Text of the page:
Dietary Approaches to Managing Arthritis Symptoms

As the medical director of the Center for Regenerative Medicine in Miami, Florida, Dr. Alimorad Farshchian helps people with joint and mobility problems enjoy greater quality of life. Among the problems that Dr. Alimorad Farshchian regularly treats is rheumatoid arthritis.

Rheumatoid arthritis can greatly affect a person’s ability to live a normal, active life. It limits mobility and can cause a person to experience discomfort when performing everyday activities. Fortunately, there are nonpharmaceutical ways to help manage arthritis symptoms. While not proven in controlled trials, one approach is to eat a diet designed to reduce inflammation.

One such diet is the Mediterranean diet. This is a diet that emphasizes fresh fruits and vegetables, whole grains, and “good” fats, such as olive oil. Many foods in this type of diet are rich in antioxidants, which can help prevent inflammation. Additionally, olive oil has been shown to reduce levels of chemicals associated with inflammation.

A gluten-free diet might also help some people with rheumatoid arthritis. A common symptom of gluten sensitivity is joint inflammation. For some individuals, cutting back on foods that contain gluten might help with their symptoms. Individuals should consult with a doctor, however, before starting a new diet plan.

Anatomy and Physiology of the Shoulder Joint

As medical director of The Center for Regenerative Medicine, Dr. Alimorad Farshchian treats many injuries and diseases of the shoulder. Dr. Alimorad Farshchian focuses on using cell therapy to treat the cartilage and other connective tissues.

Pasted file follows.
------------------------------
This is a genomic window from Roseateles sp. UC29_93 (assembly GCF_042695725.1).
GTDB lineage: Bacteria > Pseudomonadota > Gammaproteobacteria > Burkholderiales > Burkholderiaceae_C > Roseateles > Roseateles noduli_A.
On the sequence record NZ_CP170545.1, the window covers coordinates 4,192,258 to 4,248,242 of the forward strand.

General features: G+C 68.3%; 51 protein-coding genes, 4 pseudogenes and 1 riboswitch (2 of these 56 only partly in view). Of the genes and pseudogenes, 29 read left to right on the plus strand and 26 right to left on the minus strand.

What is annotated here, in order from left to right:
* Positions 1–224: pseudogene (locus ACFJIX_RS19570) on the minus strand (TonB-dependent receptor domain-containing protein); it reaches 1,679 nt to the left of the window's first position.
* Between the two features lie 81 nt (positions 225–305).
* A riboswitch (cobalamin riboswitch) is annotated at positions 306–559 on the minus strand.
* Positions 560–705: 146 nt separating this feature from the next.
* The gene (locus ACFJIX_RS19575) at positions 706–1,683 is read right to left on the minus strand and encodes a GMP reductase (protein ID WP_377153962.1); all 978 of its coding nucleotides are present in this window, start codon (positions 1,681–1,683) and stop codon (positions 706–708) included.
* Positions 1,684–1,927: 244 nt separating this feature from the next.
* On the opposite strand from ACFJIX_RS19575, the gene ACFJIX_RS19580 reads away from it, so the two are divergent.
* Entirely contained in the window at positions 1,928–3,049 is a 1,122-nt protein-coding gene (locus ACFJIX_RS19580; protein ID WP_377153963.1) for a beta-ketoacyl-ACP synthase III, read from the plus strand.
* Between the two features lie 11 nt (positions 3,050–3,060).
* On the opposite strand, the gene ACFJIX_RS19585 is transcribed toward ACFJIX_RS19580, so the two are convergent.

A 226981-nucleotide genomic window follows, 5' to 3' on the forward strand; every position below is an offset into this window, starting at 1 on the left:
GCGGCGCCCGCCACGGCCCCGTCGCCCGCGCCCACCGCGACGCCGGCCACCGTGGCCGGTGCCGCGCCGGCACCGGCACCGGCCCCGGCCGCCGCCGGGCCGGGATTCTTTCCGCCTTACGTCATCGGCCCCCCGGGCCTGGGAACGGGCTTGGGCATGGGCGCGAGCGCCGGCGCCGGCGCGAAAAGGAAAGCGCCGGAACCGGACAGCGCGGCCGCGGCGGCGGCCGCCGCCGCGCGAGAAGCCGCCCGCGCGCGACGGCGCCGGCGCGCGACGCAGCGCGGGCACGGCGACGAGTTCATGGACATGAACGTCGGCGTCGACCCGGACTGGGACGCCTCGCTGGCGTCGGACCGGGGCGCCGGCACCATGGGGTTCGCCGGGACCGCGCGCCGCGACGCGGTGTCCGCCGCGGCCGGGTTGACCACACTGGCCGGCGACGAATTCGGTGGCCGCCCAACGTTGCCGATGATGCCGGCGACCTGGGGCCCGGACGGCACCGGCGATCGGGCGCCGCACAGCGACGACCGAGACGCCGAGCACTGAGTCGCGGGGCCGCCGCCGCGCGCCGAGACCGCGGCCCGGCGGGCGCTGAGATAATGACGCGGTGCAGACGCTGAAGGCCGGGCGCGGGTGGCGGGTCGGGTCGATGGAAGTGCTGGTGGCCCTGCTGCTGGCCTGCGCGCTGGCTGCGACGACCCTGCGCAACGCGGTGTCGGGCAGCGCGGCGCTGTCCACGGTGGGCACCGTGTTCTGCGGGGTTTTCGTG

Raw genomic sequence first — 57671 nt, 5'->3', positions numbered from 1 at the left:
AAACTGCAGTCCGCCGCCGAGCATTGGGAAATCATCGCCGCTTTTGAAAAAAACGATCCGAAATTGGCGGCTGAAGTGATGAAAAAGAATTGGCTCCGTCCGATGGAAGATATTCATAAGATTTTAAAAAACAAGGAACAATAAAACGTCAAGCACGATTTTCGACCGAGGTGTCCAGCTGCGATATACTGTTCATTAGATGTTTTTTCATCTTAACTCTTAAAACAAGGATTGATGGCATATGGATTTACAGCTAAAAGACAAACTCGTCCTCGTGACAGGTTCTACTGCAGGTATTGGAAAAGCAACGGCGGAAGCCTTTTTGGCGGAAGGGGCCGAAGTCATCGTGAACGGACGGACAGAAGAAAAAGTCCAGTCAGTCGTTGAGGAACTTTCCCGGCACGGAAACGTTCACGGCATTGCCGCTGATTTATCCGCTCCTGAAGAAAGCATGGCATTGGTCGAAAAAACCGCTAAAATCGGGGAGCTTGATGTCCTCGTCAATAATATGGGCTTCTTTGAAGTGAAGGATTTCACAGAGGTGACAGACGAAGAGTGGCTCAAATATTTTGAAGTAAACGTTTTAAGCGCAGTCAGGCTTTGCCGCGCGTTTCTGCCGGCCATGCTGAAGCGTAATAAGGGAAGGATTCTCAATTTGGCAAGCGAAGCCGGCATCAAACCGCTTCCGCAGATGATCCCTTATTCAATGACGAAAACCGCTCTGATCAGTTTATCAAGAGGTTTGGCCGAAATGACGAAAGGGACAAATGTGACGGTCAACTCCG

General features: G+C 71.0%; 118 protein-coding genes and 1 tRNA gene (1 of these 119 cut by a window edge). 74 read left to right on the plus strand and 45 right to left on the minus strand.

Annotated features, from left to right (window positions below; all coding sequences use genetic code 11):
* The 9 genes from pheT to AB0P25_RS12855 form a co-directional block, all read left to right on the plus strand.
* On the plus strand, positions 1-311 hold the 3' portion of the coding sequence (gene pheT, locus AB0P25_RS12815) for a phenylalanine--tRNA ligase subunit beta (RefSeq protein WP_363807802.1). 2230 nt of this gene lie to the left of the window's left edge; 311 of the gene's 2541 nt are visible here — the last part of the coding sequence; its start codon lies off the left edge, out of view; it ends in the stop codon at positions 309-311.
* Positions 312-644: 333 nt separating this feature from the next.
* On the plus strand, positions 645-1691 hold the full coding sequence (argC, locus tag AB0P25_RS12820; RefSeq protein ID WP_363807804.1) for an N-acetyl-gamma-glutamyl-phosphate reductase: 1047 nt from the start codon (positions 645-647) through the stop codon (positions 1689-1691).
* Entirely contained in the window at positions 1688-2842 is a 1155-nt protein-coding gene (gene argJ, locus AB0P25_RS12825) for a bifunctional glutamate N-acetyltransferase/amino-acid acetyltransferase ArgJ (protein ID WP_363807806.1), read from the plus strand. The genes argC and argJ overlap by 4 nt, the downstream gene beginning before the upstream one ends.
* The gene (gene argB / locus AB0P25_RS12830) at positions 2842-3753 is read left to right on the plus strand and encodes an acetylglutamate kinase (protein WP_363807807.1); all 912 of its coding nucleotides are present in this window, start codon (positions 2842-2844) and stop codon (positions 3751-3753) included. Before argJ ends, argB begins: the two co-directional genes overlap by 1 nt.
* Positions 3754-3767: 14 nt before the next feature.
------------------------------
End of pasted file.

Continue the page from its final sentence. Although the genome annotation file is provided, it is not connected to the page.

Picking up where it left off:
A complex ball-and socket joint, the shoulder actually incorporates the movements of two interrelated joint structures. The first, the glenohumeral joint, functions where the humerus, or upper arm bone, meets the glenoid fossa of the scapula. This shallow joint depends on the rotator cuff muscles to support function and guard against dislocation. A ring of cartilage increases the joint’s flexibility, while area muscles, cartilage, and ligaments strengthen the joint itself.

The shoulder also receives much of its flexibility from the acromioclavicular (AC) joint, which is located where the clavicle’s lateral end meets a bony projection of the scapula. This projection, known as the acromion, connects with the clavicle to make a gliding joint that improves overall shoulder flexibility. The complexity of the shoulder as a whole makes it the most flexible joint in the human body, although the many delicate structures involved also make it vulnerable to dislocation. This frequently results from violent motions of the arm and can lead to surgery or permanent damage.